Yes. Basically when I came here and I realized that that bare minimum of English that I knew back then wasn’t nearly enough. So I just stayed silent. Cause you know, it’s better to shut up and let people think that you’re stupid, then open your mouth and take away any doubt. So living there, I listened. I listened for six months, meditation and listening.

And then after a while I started talking, started speaking. And let’s say after one year, one year and a half in Amsterdam, I was finally comfortable with English. And I applied for a position in an agency because, I felt like a daily job was what I needed. And that’s how I ended up in Rotterdam. 

And that period was very important for me. It was a turning point. Because it gave… not having to worry anymore about bread and butter, I had the chance to…. doing that as a part time job, and then in my spare time and the rest of the time, focusing on my personal style of what I really wanted to do as an illustrator. 

On a personal project, on promotional projects that were not as remunerative to make aliving just out of that but had a very large, diffusion and very large reach. So during those four years, I built up a portfolio I could be proud of and, that I could honestly present to publishers without feeling… not… not yet there. 

And so after four years there, I was ready, and I went back to freelancing. And that was a couple of years ago. And since then, Things went amazingly. Well, I, I took a bit of courage. I went to New York for one month and a half. 

I went shaking hands and meeting people I always wanted to meet. And I’m going to make you just one example. For me, working for The New York Times was my lifetime dream. You know I never sent them an email? Never. I got to meet them when I was in New York in November. And I never had the courage, the balls, to just write them a cold e-mail saying, “I wanted to work for you for my entire life. This is my portfolio. Check it out.” 

Never, never did that. Luckily I had a, I have a wonderful agent in New York. I work with a, with an agency that represents my work. And so when I told them, “Guys I’m coming to New York for one month and a half. I would like, first of all, to meet you all so, we can catch up. And, then I would like to meet, to meet someone, to meet art directors and people.” 

So, my agent Nancy came with me. She, organized an entire day of meetings from 9:30 to 4:30 in the afternoon. I went meeting the art directors of The New York Times, The Wall Street Journal… I met eight people from The Wall Street Journal that day. Whoever… every art director who was available, I talked to. And then I went to Advertising Age and to American Lawyers Magazine. And after that, everyone of them conducted me for a commission.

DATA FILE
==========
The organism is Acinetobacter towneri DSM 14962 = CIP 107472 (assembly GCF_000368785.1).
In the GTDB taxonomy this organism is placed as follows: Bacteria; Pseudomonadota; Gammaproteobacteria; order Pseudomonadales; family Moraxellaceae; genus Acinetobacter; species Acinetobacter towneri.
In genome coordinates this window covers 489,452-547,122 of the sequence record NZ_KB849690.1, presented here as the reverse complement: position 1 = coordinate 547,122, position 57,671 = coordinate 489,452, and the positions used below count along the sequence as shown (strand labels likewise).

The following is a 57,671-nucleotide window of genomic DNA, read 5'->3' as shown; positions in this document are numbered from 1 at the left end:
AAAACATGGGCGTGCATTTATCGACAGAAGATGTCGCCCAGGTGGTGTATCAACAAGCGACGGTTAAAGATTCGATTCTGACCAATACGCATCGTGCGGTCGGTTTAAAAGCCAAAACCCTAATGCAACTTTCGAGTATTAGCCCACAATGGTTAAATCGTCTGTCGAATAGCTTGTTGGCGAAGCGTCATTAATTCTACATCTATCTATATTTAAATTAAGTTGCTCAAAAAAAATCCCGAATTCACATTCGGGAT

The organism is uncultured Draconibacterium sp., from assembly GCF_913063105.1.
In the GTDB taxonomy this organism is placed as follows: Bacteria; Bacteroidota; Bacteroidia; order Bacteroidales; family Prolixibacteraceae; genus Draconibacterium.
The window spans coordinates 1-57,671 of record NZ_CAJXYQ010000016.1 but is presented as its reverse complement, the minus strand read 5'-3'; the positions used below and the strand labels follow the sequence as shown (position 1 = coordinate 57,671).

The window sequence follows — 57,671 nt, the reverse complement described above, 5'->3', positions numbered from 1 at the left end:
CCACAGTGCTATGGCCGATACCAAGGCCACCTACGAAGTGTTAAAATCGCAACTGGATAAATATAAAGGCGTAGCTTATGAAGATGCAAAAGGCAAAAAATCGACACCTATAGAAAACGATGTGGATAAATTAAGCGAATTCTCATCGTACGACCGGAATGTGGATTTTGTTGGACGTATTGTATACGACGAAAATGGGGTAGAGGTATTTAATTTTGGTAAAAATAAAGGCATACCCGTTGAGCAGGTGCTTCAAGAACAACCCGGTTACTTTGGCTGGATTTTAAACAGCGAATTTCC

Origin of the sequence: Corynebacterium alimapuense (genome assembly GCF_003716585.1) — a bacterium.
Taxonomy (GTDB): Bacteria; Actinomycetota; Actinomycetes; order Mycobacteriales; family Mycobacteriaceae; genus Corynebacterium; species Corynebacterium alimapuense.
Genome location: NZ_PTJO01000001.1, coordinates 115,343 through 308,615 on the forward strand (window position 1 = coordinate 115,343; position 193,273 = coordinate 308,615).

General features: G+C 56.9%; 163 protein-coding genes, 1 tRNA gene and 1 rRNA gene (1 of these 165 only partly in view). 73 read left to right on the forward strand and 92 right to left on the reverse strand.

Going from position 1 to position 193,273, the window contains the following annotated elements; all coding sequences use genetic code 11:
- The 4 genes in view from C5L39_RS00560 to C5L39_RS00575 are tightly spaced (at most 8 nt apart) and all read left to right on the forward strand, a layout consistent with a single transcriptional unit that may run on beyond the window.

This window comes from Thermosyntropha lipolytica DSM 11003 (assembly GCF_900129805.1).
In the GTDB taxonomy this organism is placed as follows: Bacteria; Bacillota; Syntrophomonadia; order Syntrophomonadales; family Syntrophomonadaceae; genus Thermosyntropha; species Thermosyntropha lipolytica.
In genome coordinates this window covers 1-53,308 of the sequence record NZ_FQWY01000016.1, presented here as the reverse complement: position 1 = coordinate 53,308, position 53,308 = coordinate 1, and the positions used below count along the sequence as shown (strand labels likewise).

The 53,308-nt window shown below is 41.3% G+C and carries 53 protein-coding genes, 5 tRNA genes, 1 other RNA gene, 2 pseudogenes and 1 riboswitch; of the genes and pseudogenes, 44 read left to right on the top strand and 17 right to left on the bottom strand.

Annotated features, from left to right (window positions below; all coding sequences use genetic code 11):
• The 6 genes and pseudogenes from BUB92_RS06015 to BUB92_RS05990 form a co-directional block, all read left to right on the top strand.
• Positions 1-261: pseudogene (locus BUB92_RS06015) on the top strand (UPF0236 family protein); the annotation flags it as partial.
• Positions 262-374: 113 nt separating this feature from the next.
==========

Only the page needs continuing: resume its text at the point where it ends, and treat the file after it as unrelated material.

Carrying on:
Brian: So thinking in terms of advice for other people, that trip to New York worked out because you took initiative and made it happen, right?

Chiara: Also because you get to the work that you show. 

Meaning, if when my portfolio… For instance, the… the switch to from board games, to editorial and advertising for me was really hard. Because board games have a very specific way of being illustrated, very specific categories of board games, and very specific illustration styles that match these categries. 

And so when your portfolio is mainly made out of this things,.. You know that you could do something else, but who’s watching your portfolio does not. 

Cause yeah, “Okay I see this in case I will need something like this. I will call you. Otherwise, nope. Why should I try asking you to do something different than what I see, when I can call someone that does exactly that thing?” 

And it makes perfect sense. So it took me some time to build another portfolio in order to get more commissions. And my agents also helped out immensely in that. And to go back to, to my English, I think that those six months that I spent in silence, listening to people, helped me immensely. From a behavior, from a character point of view, I learned finally how to listen properly before saying anything. And that was not from, that was not with me from the beginning.

I was very impulsive, very polemic and troublemaker teenager. So I was a pain in the ass throughout. I don’t envy my mom, honestly. We had a very complicated relationship, but I made her life a living hell for a good 10 years, even more. 

Brian: Thanks for sharing that with me. 

Chiara: Thank you for asking. It was very nice. 

Brian: Chiara, it was a pleasure speaking with you as always! And everybody else, thank you for going with me on this journey. 

You wanna be on this podcast? Just get in touch on our website: or via Twitter and Instagram as @mindfolkpod. Let’s talk. 

Joost: Hello, good friend, Brian. This is I,Joost, sitting in my backyard enjoying the sun. And I just enjoyed your first MindSnack. I love that name MindSnack, so thanks for that.